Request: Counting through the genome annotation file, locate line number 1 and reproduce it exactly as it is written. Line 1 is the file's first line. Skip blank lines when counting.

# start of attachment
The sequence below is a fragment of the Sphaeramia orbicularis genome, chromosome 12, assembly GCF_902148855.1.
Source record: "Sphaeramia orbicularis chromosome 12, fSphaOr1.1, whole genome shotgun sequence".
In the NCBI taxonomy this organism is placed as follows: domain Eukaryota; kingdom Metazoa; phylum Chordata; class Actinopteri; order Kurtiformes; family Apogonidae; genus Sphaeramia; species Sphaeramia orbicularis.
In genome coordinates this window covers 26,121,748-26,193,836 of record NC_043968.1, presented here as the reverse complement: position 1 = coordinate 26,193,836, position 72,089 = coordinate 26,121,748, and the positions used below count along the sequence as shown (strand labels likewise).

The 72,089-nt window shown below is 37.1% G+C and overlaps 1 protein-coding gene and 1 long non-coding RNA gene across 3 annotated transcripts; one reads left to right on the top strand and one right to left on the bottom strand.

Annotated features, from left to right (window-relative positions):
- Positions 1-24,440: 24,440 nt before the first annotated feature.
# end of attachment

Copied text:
The sequence below is a fragment of the Sphaeramia orbicularis genome, chromosome 12, assembly GCF_902148855.1.